Backlash against “Anti-racism” goes beyond Tech professors

Backlash against “Anti-racism” goes beyond Tech professors

Letters written by two Michigan Tech professors against University Senate Resolution 41-21 were decried by its proponents as racist and sexist, but recent missteps by the “anti-racism” movement suggest a majority of Americans agree with them. The resolution had its origins in an anti-semitic incident in Hancock at the Temple Jacob in 2019. A 19-year-old New Jersey man, Richard Tobin, pled guilty last week to inciting the defacement. He is accused of helping to incite a similar disturbance at a synagogue in Wisconsin. There is no evidence yet that those who perpetrated the actual physical crimes live in the immediate area.

The resolution quickly went beyond the fairly simple condemnation of such a heinous action. It seemed to disparage the broader populace, “Our community is experiencing ongoing harm demonstrated by regularly occurring hate motivated events and rhetoric. We have borne witness to the experiences of our harmed constituents, seen and heard the hateful propaganda that ails our community…” It expanded to include a myriad of potential bigotries, including “racist, sexist, homophobic, transphobic, fatphobic, ableist, and other oppressive and intolerant behaviors…”

The laundry list of ills tacked on to a very clear-cut case of discrimination was called out by Jeffrey Burl, Jaroslaw Drelich, and area residents as a broader political agenda designed to strip others of their right to hold an opinion that runs contrary to left-of-center ideology. Stomping out dissension is quickly beginning to look like its own form of bigotry and intolerance. Last month, #CancelDisneyPlus became the number one trend after subsidiary Lucasfilm, responsible for Star Wars, fired Hispanic actress Gina Carano. She was the breakout star of the streaming service’s Mandalorian.

Carano had faced persistent harassment from transgender activists after she refused to include her pronouns in her Twitter bio. In February, she shared a post on her Instagram saying that the only way the Holocaust could happen was because German neighbors were first taught to hate the country’s Jewish citizens. The post went on to say that she is seeing the same things happen here based on political differences, and it is just as wrong as it was then. The post was twisted to be anti-semitic, the exact opposite sentiment from what it actually conveyed. Lucasfilm is run by Kathleen Kennedy, who is white. Another minority woman is being targeted for removal from the cast now. Rosario Dawson is a well-known Democrat activist and girlfriend of 2020 presidential candidate Cory Booker.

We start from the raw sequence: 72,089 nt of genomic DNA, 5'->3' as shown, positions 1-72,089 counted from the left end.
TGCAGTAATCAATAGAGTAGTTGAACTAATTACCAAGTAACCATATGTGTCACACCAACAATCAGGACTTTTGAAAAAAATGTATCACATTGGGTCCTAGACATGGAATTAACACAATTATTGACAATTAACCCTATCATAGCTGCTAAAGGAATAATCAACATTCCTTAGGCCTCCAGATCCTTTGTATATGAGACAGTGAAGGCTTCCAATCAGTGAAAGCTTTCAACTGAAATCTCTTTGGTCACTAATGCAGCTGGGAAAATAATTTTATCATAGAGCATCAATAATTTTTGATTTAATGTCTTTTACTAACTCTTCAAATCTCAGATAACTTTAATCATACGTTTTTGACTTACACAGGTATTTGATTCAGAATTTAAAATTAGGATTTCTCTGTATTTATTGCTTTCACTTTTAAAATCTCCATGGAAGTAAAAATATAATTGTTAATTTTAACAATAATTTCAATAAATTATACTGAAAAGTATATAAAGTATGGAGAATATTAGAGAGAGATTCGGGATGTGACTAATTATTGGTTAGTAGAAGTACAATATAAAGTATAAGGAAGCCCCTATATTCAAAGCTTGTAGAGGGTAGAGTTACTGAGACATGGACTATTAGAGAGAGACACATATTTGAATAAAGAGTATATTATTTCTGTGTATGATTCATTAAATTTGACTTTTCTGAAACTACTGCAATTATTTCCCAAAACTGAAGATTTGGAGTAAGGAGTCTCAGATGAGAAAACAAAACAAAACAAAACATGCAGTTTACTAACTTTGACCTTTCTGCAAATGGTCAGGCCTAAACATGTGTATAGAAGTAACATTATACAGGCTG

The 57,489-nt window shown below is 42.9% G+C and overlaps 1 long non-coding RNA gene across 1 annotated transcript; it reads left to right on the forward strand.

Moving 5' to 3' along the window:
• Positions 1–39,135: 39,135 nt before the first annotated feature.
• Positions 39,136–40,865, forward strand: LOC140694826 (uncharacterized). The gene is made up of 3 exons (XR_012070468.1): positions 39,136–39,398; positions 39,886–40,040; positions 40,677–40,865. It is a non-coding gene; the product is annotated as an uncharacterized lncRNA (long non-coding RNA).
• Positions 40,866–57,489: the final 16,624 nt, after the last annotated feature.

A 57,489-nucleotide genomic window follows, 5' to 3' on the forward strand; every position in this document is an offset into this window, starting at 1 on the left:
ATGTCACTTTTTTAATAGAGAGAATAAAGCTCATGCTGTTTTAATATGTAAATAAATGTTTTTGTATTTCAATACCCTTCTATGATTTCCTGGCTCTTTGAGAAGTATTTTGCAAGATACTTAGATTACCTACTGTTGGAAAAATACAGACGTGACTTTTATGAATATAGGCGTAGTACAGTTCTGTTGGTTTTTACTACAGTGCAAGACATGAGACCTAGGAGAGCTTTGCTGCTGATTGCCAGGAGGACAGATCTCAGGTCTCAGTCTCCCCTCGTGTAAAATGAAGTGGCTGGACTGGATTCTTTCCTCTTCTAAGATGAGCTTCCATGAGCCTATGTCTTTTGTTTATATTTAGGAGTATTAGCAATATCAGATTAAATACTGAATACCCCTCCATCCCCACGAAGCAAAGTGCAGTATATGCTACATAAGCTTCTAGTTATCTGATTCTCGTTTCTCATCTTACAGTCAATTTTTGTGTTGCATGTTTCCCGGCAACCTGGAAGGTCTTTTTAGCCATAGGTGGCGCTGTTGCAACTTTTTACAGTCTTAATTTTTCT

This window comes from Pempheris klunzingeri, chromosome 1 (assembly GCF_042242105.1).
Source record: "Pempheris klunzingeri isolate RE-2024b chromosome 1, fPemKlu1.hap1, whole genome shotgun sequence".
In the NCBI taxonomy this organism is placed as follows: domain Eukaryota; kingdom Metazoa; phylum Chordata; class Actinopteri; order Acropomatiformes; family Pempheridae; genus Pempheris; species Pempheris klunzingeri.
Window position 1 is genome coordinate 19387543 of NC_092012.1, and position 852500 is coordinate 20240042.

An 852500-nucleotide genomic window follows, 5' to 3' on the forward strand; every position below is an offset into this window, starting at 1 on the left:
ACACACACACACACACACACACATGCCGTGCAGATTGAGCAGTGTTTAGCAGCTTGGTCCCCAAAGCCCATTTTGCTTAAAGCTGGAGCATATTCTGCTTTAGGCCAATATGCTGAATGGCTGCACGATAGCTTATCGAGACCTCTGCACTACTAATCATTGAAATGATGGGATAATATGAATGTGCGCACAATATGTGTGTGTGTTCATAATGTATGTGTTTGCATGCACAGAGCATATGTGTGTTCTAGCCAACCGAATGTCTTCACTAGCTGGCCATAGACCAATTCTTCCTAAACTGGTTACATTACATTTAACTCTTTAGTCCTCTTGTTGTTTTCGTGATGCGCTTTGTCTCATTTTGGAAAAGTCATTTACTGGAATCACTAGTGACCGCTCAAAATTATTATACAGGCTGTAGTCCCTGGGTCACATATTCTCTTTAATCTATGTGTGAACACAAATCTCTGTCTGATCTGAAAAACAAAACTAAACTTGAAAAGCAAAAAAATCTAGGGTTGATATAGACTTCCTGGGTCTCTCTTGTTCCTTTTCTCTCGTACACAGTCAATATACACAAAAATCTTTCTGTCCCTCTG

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Two minority women, of varying political thoughts, are in the process of being canceled by mostly white activists and corporate executives over having the wrong opinion. In Dawson’s case, there is no evidence that she actually holds those particular beliefs.

The article defines stans as 15 to 17-year-olds that, “don’t see “conservative” as a signifier of wanting lower taxes, smaller government, and deregulation. “Conservative,” to them, is increasingly becoming conflated with “bigot.”’ Once you have defined half of the country as bigots, it is easy to justify awful things being done to them, the exact point Carano was making.

To get to such an extreme position on a complex issue like LGBT rights, they first had to be radicalized on the issue of race. Former NBC morning anchor Megyn Kelly went on to Bill Maher’s HBO show Friday to discuss why she decided to pull her kids out of their private New York City school. She is outspoken against the usage of Critical Race Theory in education. Not only did Maher agree, his decidedly liberal audience gave her a round of applause. Bill Maher went so far as to say CRT was turning him into Tucker Carlson. Warning: adult language is used in the following video.

Cancel culture is now affecting corporations beyond hiring. Disney’s streaming service made headlines a week ago when it slapped a warning label prior to episodes of The Muppet Show, claiming that the program features potentially offensive depictions of various minority groups. Jim Henson Productions played a role in creating fan favorites like Sesame Street and the Yoda character. It begs belief that anyone truly thinks the studio is racist. Amazon refused to allow its users from having access to a documentary on Supreme Court Justice Clarence Thomas during Black History Month.

Two other Fortune 500 companies were caught in their own scandal. A latino whistleblower shared that Coca-Cola was forcing employees to take critical race theory training using a course developed by LinkedIn, owned by Microsoft. The tutorial was based off of author Robin DiAngelo’s White Fragility. It demanded that employees “act less white.” Coca-Cola has admitted the instruction module was employed by the company, trying to justify its use, but LinkedIn has since scrubbed its website of the training entirely.

In addition to the retreat from Coke and LinkedIn, Disney has engaged in its own efforts to tamp down backlash. They disabled all user participation on their Youtube page as online fans mercilessly ripped into their decision to fire Carano. Kathleen Kennedy made a video focused on female empowerment for the Academy and the Oscars. It too had to be locked down after Kennedy’s post was downvoted over 10,000 times compared to around 80 positive reactions. The message is clear: People value organizations based on what they contribute to society, but detest their efforts to further polarize and divide us. That lesson just might apply to Michigan Tech and the University Senate as well.

Backlash against “Anti-racism” goes beyond Tech professors

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